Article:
The New Orleans Pelicans have been prioritizing having high-character human beings in the team since EVP David Griffin took over the organization's leading role. Bringing in CJ McCollum to steady a young, inexperienced locker room was part of that process. After a few years in town, it's safe to say that investment by the team is paying off for the entire Crescent City community.

Gayle Benson does not need new investors for the Pelicans or Saints. Neither does the Big Easy at large, really. All that is required from the region's professional sporting outfits is a full buy-in to a winning season and enough humility to sit down at the local sandwich shop with everyone else. McCollum has displayed those qualities consistently and spread blessings abundantly. That is why the NBPA President has been honored with the Professional Basketball Writers Association 2024 J. Walter Kennedy Citizenship Award for community service.

The award shares a name with the NBA’s second commissioner and is presented annually since 1975 by the PBWA to a player, coach, or athletic trainer who shows outstanding service and dedication to the community. McCollum beat out Miami Heat assistant coach Caron Butler, Washington Wizards forward Anthony Gill, Dallas Mavericks guard Kyrie Irving, and Memphis Grizzlies forward Jaren Jackson Jr. for the honor.

McCollum won a PBWA vote consisting of over 200 writers and editors who cover the NBA regularly for newspapers, magazines, and online news outlets, per the press release.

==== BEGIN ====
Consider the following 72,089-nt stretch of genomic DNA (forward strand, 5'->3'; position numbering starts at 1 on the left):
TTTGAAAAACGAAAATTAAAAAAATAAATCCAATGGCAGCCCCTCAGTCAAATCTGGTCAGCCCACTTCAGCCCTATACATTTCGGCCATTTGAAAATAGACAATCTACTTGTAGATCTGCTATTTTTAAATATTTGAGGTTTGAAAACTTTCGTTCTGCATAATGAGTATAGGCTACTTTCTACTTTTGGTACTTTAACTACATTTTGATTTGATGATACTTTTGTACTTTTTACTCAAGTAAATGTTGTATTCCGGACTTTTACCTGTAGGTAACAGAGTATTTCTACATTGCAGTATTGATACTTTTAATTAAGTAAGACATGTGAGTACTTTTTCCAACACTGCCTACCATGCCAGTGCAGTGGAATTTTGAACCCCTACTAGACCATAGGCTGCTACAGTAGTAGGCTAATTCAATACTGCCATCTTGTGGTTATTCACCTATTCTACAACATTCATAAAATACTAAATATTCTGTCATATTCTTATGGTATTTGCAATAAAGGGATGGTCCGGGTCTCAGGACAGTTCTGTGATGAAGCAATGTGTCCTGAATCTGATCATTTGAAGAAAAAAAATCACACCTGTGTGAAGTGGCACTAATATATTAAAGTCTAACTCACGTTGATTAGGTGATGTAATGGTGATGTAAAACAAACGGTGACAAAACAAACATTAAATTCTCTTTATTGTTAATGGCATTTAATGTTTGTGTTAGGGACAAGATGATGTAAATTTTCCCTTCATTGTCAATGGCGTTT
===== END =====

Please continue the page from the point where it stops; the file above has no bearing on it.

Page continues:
“C.J.’s passion, generosity, and commitment to improving the lives of the youth in his community is truly impressive,” said PBWA President Howard Beck. “The members of the Professional Basketball Writers Association salute him and all the nominees for their inspiring work.”

PBWA credits CJ McCollum for representing Pelicans

New Orleans Pelicans guard CJ McCollum (3) dribbles against Oklahoma City Thunder forward Jalen Williams
Stephen Lew-USA TODAY Sports

The PBWA mentioned three big projects when honoring McCollum with the award. These efforts do far more for the community than 20 points per game, though those help as well.

McCollum partnered with the nonprofit College Beyond to launch McCollum Scholars, a needs-based scholarship that provides eleven New Orleans students with $100,000 apiece to pursue four-year degrees. That's $1.1 million directly into the community by way of investing in future leaders.

McCollum Scholars offers academic coaching services, mental wellness resources, career preparation, and internship placement to participating students. The educational advancement program aims “to close the education, literacy, and racial wealth gaps through access to quality education, and to create a pathway to obtaining a post-secondary degree.”

The CJ McCollum Dream Center located in the Westbank Boys and Girls Club of Metro Louisiana is another project bringing resources and pride into the community. Students can access new laptops and tablets, smart boards, laser printers, a library, virtual reality headsets, and a podcast studio in the new McCollum-funded learning center. It’s the third Dream Center that McCollum has opened, and the first in Louisiana.

McCollum's work with the Louisiana Center for Children’s Rights and the National Basketball Social Justice Coalition was mentioned last but is just as important to the star as any other outlet. McCollum visited the Juvenile Justice Intervention Center and Travis Hill School in New Orleans to talk to teenagers who have made mistakes but deserve a second chance.

It's the first time McCollum has been honored by the PBWA but it is not the last time his work in the community will be felt by the citizens. That legacy will last long after McCollum's playing days are over and this award is just another piece of evidence on how much difference one person can make.